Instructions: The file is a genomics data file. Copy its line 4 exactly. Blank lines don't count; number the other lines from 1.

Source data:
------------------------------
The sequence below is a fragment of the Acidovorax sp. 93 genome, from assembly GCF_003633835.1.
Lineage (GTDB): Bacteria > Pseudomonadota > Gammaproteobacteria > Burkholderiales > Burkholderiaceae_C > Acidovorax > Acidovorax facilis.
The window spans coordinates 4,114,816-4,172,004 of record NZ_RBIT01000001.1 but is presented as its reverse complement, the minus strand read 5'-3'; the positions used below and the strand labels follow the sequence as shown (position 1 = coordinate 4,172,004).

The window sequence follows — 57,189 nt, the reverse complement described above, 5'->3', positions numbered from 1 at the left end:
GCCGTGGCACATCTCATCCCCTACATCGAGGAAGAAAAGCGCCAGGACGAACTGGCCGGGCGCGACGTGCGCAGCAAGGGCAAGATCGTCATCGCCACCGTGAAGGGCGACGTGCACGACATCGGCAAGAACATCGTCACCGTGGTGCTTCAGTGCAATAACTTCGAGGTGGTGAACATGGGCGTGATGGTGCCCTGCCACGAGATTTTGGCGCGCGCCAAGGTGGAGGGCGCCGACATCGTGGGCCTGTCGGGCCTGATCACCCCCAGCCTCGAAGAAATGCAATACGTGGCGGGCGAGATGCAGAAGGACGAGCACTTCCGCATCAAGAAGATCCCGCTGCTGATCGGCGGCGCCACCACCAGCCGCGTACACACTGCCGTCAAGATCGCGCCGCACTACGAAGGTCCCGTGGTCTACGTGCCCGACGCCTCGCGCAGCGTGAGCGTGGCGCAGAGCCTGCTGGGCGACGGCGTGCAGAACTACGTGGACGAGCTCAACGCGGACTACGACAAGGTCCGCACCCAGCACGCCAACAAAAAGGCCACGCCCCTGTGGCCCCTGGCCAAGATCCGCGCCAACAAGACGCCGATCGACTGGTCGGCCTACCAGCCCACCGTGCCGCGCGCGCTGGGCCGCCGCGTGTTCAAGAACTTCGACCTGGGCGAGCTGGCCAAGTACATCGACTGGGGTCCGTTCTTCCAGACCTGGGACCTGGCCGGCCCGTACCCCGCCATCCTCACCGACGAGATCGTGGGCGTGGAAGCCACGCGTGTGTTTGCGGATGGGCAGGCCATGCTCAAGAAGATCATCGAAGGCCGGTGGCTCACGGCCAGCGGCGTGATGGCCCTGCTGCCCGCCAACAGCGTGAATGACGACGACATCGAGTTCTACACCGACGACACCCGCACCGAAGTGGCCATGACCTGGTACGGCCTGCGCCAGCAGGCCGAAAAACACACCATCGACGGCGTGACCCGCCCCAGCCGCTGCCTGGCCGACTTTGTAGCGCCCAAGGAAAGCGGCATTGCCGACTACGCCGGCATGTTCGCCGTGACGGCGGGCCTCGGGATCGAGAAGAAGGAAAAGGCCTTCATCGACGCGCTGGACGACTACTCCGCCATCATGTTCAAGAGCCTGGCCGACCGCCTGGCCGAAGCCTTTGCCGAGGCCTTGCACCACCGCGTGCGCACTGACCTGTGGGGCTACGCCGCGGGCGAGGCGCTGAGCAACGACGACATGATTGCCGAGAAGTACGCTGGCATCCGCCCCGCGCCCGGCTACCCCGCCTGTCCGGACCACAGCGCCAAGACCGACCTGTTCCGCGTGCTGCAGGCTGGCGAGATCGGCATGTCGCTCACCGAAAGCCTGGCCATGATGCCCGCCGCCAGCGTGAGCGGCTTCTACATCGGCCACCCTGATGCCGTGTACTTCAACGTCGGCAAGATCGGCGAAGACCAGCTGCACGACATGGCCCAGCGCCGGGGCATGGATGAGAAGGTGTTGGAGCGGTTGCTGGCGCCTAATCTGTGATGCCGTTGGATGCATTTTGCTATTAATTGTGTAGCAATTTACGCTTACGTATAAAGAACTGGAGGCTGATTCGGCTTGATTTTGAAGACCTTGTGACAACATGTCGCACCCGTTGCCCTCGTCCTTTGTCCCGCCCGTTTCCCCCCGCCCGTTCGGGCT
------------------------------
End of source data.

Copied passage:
The window sequence follows — 57,189 nt, the reverse complement described above, 5'->3', positions numbered from 1 at the left end: